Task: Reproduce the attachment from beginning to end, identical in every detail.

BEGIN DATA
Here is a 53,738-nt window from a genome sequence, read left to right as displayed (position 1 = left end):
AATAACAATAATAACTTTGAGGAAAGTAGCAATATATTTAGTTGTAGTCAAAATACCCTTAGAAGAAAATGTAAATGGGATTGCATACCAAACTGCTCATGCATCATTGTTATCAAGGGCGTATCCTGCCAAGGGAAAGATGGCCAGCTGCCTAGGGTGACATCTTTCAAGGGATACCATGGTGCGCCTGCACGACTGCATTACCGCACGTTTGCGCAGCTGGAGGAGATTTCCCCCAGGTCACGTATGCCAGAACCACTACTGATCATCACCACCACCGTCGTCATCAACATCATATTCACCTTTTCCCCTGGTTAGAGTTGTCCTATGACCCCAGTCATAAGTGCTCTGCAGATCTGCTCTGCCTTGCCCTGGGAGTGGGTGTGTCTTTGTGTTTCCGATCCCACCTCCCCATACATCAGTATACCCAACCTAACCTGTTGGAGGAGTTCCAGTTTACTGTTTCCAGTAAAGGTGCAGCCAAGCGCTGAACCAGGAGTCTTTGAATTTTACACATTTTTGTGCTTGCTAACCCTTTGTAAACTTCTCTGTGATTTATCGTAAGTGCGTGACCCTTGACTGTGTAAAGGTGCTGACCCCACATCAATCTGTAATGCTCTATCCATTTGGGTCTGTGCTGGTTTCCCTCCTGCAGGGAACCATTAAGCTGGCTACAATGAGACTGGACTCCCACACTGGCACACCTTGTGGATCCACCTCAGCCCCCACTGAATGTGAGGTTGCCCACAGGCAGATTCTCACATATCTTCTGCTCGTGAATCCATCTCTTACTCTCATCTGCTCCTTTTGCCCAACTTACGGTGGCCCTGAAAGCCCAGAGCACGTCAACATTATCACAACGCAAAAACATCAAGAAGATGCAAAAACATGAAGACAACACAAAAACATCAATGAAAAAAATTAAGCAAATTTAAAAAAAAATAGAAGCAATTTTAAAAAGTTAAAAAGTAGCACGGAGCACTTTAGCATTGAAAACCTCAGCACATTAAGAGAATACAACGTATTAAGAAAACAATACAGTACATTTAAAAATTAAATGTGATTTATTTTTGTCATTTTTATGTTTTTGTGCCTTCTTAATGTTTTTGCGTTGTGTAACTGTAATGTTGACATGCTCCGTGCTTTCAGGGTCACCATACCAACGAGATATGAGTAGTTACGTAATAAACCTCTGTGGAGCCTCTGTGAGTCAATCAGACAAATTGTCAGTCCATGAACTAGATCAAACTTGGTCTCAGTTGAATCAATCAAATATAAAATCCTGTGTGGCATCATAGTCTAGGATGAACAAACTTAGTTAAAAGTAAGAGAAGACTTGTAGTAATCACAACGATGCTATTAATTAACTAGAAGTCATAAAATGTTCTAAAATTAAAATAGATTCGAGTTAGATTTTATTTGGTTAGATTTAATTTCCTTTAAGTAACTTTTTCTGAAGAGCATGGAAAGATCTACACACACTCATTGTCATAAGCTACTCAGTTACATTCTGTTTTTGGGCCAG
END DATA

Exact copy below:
Here is a 53,738-nt window from a genome sequence, read left to right as displayed (position 1 = left end):
AATAACAATAATAACTTTGAGGAAAGTAGCAATATATTTAGTTGTAGTCAAAATACCCTTAGAAGAAAATGTAAATGGGATTGCATACCAAACTGCTCATGCATCATTGTTATCAAGGGCGTATCCTGCCAAGGGAAAGATGGCCAGCTGCCTAGGGTGACATCTTTCAAGGGATACCATGGTGCGCCTGCACGACTGCATTACCGCACGTTTGCGCAGCTGGAGGAGATTTCCCCCAGGTCACGTATGCCAGAACCACTACTGATCATCACCACCACCGTCGTCATCAACATCATATTCACCTTTTCCCCTGGTTAGAGTTGTCCTATGACCCCAGTCATAAGTGCTCTGCAGATCTGCTCTGCCTTGCCCTGGGAGTGGGTGTGTCTTTGTGTTTCCGATCCCACCTCCCCATACATCAGTATACCCAACCTAACCTGTTGGAGGAGTTCCAGTTTACTGTTTCCAGTAAAGGTGCAGCCAAGCGCTGAACCAGGAGTCTTTGAATTTTACACATTTTTGTGCTTGCTAACCCTTTGTAAACTTCTCTGTGATTTATCGTAAGTGCGTGACCCTTGACTGTGTAAAGGTGCTGACCCCACATCAATCTGTAATGCTCTATCCATTTGGGTCTGTGCTGGTTTCCCTCCTGCAGGGAACCATTAAGCTGGCTACAATGAGACTGGACTCCCACACTGGCACACCTTGTGGATCCACCTCAGCCCCCACTGAATGTGAGGTTGCCCACAGGCAGATTCTCACATATCTTCTGCTCGTGAATCCATCTCTTACTCTCATCTGCTCCTTTTGCCCAACTTACGGTGGCCCTGAAAGCCCAGAGCACGTCAACATTATCACAACGCAAAAACATCAAGAAGATGCAAAAACATGAAGACAACACAAAAACATCAATGAAAAAAATTAAGCAAATTTAAAAAAAAATAGAAGCAATTTTAAAAAGTTAAAAAGTAGCACGGAGCACTTTAGCATTGAAAACCTCAGCACATTAAGAGAATACAACGTATTAAGAAAACAATACAGTACATTTAAAAATTAAATGTGATTTATTTTTGTCATTTTTATGTTTTTGTGCCTTCTTAATGTTTTTGCGTTGTGTAACTGTAATGTTGACATGCTCCGTGCTTTCAGGGTCACCATACCAACGAGATATGAGTAGTTACGTAATAAACCTCTGTGGAGCCTCTGTGAGTCAATCAGACAAATTGTCAGTCCATGAACTAGATCAAACTTGGTCTCAGTTGAATCAATCAAATATAAAATCCTGTGTGGCATCATAGTCTAGGATGAACAAACTTAGTTAAAAGTAAGAGAAGACTTGTAGTAATCACAACGATGCTATTAATTAACTAGAAGTCATAAAATGTTCTAAAATTAAAATAGATTCGAGTTAGATTTTATTTGGTTAGATTTAATTTCCTTTAAGTAACTTTTTCTGAAGAGCATGGAAAGATCTACACACACTCATTGTCATAAGCTACTCAGTTACATTCTGTTTTTGGGCCAG